I Shimon, X Yan, S Melmed (Univ of California, Los Angeles)
Human Fetal Pituitary Expresses Functional Growth Hormone-Releasing Peptide Receptors. J Clin Endocrinol
Metab 83:174-178, 1998.
Background- The synthetic hexapeptide (GH)-releasing peptide (GHRP) induces a dose-dependent release of GH in humans and animals through a specific receptor in the hypothalamus and pituitary glands.
Campino C, Torres C, Ampuero S, et al (Pontificia Universidad Catolica de Chile, Casilla; Instituto Chileno de Medicina Reproductiva, Santiago, Chile)
Bioactivity of Prolactin Isoforms: Lactation and Recovery of Menses in Nursing Women.
Hum Reprod 14; 898-905, 1999
Background : Among women, breastfeeding may coexist with amenorrhea or with normal menstrual cycles. The factors associated with the resumption of menstrual cycles during lactation are not well understood. Whether differences in plasma prolactin (PRL) isoforms relate to the resumption of menses during lactation by comparing PRL isoforms between amenorrheic and cycling nursing women was examined.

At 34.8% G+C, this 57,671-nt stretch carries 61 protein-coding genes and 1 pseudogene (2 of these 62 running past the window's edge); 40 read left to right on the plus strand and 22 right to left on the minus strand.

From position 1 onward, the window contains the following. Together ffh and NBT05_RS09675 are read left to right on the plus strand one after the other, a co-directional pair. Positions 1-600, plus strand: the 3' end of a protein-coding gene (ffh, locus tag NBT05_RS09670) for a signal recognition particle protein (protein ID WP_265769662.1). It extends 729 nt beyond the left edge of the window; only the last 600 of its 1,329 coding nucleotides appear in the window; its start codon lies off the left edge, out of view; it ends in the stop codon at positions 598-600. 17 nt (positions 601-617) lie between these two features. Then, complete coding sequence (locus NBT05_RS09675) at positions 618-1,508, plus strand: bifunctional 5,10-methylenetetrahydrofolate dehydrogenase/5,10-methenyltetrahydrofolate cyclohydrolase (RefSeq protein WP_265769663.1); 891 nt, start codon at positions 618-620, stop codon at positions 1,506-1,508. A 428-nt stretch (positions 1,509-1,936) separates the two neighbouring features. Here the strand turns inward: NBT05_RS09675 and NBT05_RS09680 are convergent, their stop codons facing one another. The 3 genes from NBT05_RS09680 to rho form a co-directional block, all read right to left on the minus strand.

Conclusions: The results demonstrate that lactation in the presence or absence of menses is associated with differences in plasma BIO-PRL and in the presence of particular PRL isoforms. The main difference between amenorrheic and cycling nursing women was the presence of BIO-PRL eluting at pH 7 to 6.1, with a high BIO/IR (Immunoreceptive) ratio exclusively in the amenorrheic nursing women.
Barkan AL, Chandler WF (Univ of Michigan, Ann Arbor)
Giant Pituitary Prolactinoma with Falsely Low Serum Prolactin: The Pitfall of the “High-Dose Hook Effect” : Case Report.
Neurosurgery 42: 913-916, 1998
Background : In most clinical laboratories, current practice is to measure prolactin using 2-site monoclonal immunoradiometric assay (IRMA) or chemiluminometric assay (ICMA). Though these assays are more rapid, accurate, and specific than the earlier radioimmunoassays, they have a pitfall that may severely compromise their performance and provide a grossly accurate measure of prolactin excess.
Conclusion: Clinicians should consider the presence of a high-dose hook effect in all patients with pituitary adenomas larger than 3 cm and normal serum prolactin concentration. Subsequent assay of diluted serum will reliably demonstrate this phenomenon, enabling correct diagnosis and treatment.
Verhelst J, Abs R, Maiter D, et al (Middelheim Ziekenhuis, Antwerp, Belgium; Universitair Ziekenhuis, Antwerp; Cliniques Universitaires St-Luc, Brussels, Belgium; et al)